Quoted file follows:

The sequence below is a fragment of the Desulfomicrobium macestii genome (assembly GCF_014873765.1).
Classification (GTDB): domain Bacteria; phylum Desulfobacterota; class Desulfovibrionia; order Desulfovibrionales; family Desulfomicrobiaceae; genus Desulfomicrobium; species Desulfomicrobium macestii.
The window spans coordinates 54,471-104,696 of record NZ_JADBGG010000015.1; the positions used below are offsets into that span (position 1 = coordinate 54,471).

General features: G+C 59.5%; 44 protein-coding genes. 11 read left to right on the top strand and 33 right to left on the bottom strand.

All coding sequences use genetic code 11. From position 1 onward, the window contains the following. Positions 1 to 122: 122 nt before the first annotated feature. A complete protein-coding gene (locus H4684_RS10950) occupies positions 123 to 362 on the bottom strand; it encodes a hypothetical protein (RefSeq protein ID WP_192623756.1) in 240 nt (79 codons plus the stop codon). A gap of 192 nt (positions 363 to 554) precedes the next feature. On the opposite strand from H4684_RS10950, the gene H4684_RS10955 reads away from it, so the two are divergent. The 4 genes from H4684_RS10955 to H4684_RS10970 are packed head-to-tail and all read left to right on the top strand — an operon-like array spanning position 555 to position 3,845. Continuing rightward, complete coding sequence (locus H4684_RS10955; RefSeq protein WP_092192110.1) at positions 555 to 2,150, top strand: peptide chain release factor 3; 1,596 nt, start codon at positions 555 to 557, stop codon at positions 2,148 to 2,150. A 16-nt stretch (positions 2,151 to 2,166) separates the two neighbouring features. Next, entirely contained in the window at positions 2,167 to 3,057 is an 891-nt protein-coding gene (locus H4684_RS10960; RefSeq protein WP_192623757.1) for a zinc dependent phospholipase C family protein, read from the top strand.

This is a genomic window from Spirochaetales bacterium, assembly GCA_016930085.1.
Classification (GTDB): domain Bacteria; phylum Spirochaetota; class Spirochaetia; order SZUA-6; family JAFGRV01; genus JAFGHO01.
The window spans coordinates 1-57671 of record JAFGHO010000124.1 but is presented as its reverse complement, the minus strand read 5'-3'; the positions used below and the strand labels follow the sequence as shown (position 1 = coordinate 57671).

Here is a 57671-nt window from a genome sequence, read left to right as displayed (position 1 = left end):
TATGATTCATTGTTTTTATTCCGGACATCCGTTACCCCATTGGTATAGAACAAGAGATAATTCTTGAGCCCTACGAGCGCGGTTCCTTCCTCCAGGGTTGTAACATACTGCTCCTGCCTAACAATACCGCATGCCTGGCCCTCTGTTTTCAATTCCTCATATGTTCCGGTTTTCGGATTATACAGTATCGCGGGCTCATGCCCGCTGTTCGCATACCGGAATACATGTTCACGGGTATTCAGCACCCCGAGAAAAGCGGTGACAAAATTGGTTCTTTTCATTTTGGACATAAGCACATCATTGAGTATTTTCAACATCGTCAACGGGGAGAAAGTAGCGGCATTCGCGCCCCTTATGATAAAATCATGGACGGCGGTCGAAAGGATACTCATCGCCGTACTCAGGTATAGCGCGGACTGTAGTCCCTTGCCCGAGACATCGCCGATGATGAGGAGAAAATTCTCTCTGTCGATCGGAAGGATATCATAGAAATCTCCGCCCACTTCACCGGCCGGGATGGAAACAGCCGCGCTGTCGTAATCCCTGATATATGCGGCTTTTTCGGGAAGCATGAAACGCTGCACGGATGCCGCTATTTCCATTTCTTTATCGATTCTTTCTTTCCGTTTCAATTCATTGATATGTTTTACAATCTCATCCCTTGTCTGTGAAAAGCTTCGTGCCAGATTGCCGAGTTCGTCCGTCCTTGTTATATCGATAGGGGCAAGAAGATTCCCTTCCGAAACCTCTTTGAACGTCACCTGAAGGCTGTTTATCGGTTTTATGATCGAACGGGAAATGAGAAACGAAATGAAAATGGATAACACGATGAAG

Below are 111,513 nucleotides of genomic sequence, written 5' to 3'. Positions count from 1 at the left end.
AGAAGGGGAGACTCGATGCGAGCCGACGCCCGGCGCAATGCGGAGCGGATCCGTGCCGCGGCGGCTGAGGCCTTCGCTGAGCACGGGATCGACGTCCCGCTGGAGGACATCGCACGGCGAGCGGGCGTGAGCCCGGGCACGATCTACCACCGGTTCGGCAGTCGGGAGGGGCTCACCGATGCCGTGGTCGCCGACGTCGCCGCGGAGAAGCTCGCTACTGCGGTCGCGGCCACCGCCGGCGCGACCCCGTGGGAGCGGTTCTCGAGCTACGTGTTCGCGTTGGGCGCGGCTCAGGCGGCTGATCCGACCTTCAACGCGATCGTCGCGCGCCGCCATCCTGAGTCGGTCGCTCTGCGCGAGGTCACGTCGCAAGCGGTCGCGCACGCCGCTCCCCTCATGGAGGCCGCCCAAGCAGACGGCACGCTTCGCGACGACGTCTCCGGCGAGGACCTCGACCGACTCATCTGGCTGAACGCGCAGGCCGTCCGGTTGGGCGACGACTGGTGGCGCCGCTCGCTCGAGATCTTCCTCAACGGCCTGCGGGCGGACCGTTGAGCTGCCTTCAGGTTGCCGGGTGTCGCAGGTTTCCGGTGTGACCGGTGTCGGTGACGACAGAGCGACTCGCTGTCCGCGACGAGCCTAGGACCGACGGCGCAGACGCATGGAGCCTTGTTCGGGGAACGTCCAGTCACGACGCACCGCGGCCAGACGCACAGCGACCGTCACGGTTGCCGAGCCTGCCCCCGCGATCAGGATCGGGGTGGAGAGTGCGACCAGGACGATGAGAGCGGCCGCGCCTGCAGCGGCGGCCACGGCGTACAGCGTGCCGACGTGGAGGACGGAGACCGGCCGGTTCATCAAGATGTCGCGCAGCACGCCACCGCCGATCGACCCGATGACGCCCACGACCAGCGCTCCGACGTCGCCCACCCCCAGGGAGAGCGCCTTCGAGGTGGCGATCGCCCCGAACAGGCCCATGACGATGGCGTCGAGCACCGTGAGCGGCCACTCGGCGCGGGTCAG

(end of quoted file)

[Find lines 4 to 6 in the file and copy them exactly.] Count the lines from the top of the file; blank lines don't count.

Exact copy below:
General features: G+C 59.5%; 44 protein-coding genes. 11 read left to right on the top strand and 33 right to left on the bottom strand.

All coding sequences use genetic code 11. From position 1 onward, the window contains the following. Positions 1 to 122: 122 nt before the first annotated feature. A complete protein-coding gene (locus H4684_RS10950) occupies positions 123 to 362 on the bottom strand; it encodes a hypothetical protein (RefSeq protein ID WP_192623756.1) in 240 nt (79 codons plus the stop codon). A gap of 192 nt (positions 363 to 554) precedes the next feature. On the opposite strand from H4684_RS10950, the gene H4684_RS10955 reads away from it, so the two are divergent. The 4 genes from H4684_RS10955 to H4684_RS10970 are packed head-to-tail and all read left to right on the top strand — an operon-like array spanning position 555 to position 3,845. Continuing rightward, complete coding sequence (locus H4684_RS10955; RefSeq protein WP_092192110.1) at positions 555 to 2,150, top strand: peptide chain release factor 3; 1,596 nt, start codon at positions 555 to 557, stop codon at positions 2,148 to 2,150. A 16-nt stretch (positions 2,151 to 2,166) separates the two neighbouring features. Next, entirely contained in the window at positions 2,167 to 3,057 is an 891-nt protein-coding gene (locus H4684_RS10960; RefSeq protein WP_192623757.1) for a zinc dependent phospholipase C family protein, read from the top strand.

This is a genomic window from Spirochaetales bacterium, assembly GCA_016930085.1.